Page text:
“Alaia”: Introduction

There is a secret in mathematics,

confided Mrs. Schiff.

Imagine that you were to take the side of a square of area equal to removing a single object from your life; and measure its length. You would get, naturally enough, a left turn of 90 degrees—so says a mathematician.

Otherwise the metaphors of mathematics do not hold up.

There is no reason, of course, why “a left turn of 90 degrees” should be the answer to the question,

“What is that length?”

But that,

explained Mrs. Schiff,

is irrelevant in mathematics as in life. What is important is that there is no reason it should not be a left turn of 90 degrees. Were you to imagine that it were 3, then there should be many reasons against it; or if you were to describe it as an error, it would impoverish your expressive capacity; or if you were to suggest that it were a torus, mathematicians would rightly look upon you as unhelpfully mad. But a left turn—that has potential.

Now what do you get when you need a road from Lauemford to New Jerusalem?


whispered Mrs. Schiff,

and I will tell you a secret.

This is the story of Hank Makeway, the smith of children’s teeth.

The Thus-it-Happened of Maya (retrospective)

being a history in many parts,
to which we may return

Book 1: “The Summoning of the King
Book 2: “The Dove
Book 3: “Devadatta and Various Killers” / “The Miracle
Book 4: “The Betrothal
Book 5: “The Contest
Book 6: “The Old Man
Book 7: “The Sick Man” / “The Corpse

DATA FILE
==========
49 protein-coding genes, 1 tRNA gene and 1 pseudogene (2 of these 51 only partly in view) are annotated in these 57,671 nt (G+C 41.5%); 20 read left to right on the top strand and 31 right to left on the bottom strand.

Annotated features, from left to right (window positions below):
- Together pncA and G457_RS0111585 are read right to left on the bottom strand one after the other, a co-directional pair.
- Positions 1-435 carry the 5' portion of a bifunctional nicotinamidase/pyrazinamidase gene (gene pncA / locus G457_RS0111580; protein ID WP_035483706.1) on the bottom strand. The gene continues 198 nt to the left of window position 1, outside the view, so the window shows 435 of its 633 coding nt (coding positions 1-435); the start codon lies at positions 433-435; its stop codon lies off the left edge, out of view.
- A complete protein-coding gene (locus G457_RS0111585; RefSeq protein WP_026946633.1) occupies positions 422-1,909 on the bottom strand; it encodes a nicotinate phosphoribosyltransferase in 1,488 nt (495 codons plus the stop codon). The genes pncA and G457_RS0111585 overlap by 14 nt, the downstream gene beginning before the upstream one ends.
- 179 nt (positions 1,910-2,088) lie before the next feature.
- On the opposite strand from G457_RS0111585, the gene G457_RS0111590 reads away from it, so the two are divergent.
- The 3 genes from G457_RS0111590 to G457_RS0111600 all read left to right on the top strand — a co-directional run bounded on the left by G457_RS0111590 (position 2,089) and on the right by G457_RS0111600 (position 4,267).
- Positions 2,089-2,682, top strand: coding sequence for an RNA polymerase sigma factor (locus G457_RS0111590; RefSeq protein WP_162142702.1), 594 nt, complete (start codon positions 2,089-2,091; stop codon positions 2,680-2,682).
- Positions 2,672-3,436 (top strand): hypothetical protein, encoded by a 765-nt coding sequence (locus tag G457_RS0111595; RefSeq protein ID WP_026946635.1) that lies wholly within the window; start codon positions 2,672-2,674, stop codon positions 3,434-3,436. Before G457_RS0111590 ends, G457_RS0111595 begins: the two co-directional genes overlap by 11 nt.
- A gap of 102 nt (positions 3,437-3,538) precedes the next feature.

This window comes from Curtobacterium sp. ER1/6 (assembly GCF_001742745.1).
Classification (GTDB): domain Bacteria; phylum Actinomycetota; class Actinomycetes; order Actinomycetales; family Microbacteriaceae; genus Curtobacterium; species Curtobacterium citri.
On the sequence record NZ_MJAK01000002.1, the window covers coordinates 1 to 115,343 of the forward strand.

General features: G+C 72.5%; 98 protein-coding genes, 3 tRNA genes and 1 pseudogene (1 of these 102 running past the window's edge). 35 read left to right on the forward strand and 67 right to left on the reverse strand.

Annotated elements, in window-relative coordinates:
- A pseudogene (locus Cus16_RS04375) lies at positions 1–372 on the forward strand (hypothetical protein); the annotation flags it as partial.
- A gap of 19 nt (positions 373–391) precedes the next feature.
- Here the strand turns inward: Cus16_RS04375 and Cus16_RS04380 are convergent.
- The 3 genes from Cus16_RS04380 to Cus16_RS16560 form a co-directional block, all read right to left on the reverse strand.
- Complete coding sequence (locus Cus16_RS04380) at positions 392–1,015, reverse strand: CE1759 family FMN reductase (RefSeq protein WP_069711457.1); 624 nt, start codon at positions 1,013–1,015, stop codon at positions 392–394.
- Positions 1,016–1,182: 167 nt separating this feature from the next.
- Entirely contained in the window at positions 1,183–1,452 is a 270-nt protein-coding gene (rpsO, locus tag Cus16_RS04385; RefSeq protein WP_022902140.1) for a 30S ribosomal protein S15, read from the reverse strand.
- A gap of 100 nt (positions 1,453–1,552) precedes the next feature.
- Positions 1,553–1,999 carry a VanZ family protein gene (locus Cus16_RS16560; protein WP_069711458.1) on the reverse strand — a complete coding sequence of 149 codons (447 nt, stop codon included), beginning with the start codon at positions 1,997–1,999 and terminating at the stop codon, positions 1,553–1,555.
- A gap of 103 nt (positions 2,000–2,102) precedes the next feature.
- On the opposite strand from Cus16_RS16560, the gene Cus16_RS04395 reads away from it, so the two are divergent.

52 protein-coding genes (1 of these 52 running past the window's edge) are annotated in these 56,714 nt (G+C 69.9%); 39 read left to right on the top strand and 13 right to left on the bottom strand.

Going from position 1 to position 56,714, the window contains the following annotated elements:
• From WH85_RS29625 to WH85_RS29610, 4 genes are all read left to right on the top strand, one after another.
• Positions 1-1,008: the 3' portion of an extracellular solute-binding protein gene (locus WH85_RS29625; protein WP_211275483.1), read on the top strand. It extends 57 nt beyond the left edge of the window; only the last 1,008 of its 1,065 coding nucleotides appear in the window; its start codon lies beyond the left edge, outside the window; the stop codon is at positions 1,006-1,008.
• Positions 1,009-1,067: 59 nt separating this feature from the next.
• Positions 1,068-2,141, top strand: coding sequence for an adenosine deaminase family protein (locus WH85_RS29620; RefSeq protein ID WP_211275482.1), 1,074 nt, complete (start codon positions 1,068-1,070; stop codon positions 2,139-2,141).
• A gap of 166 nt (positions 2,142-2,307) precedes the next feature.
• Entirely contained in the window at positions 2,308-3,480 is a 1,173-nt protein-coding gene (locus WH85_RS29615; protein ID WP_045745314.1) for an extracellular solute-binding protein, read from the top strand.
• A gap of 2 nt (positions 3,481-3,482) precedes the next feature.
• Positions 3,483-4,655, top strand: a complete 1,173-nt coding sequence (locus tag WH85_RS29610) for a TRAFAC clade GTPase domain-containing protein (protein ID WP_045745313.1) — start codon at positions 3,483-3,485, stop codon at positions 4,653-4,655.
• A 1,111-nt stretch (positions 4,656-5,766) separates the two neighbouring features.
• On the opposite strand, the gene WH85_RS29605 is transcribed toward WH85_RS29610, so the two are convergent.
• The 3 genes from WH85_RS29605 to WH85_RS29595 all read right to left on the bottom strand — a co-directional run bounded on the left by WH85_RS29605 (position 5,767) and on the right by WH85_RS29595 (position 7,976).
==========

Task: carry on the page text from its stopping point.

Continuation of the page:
Book 8: “Behold, Your Son
Book 9: “The Bo Tree

Adjective Noun

Jane is practicing her observation. She finds an (animal, such as you would find in a box) in a box.

“Schrödinger’s been at it again!” concludes Jane. “But I’ll check inside with my shrewd investigation and determine whether it’s alive or dead.”

She checks inside the box. The (animal) is alive.

“Yay!” says Jane.

“(Noise)!” says the (animal).

“(Noise)!” agrees Jane.

“That’s annoyingly nonspecific,” says Martin. He’s leaning against a (thing, such as one might lean against). He adjusts his (attitude) goggles.

Jane looks puzzled. “That’s not Schrödinger’s work,” she admits.

She surveys the (animal).

“Maybe there’s an (adjective noun),” Jane theorizes.

She hefts the (animal). She turns it over. There’s an (adjective noun) clinging to its underbelly.

“Aha!” says Jane.

She points at the (adjective noun) on its fur. It pulses (adjectively). “See?”

“Hm?” Martin temporizes.

“I did a paper on this for (grade),” Jane says. “It turns out that the nonspecificity in the world isn’t natural. It’s a biotechnological innovation fueled by the life energy of the (adjective noun)s!”

Martin blinks. “So, when (politician you don’t like) dodges questions on (issue), they’re using (adjective noun)s?”

“(Response),” Jane enthuses.

Martin frowns.

“They’re not just political,” Jane notes. “They’re also used in Mad Libs. I bet that the (disaster) down at the Mad Libs (containment facility) let some of them escape. Now it’s clinging to (animal) as an expression of its platonic love for nature!”

“(embarrassed observation),” says (adjective noun).

“(The kind of thing you would expect Martin to say in this circumstance),” Martin says.

“It might also love boxes,” Jane suggests.

“(The kind of thing you would expect Martin to say in this circumstance),” Martin, arguably, repeats.

“It’s a bit like (profound truth) in a (pop culture reference),” Jane agrees.

The (adjective noun) (adverb verbs).

Jane laughs.

It’s funny, because (explanation of the joke).

And Jane laughs with the (adjective noun), and she hugs it close to her, and in a world freed so many years ago from (that thing which causes or resembles suffering or sorrow). And there is a pang in her for a moment then that may be traced, ultimately, to a story that didn’t end; to a (thing) that continued past the devouring of the world; to a difficulty worked into the fabric of things that did not end when (the condition or conditions of life that mandate suffering) went away:

“Because we couldn’t live without them,” (name) observes.

(Hitherby Dragons)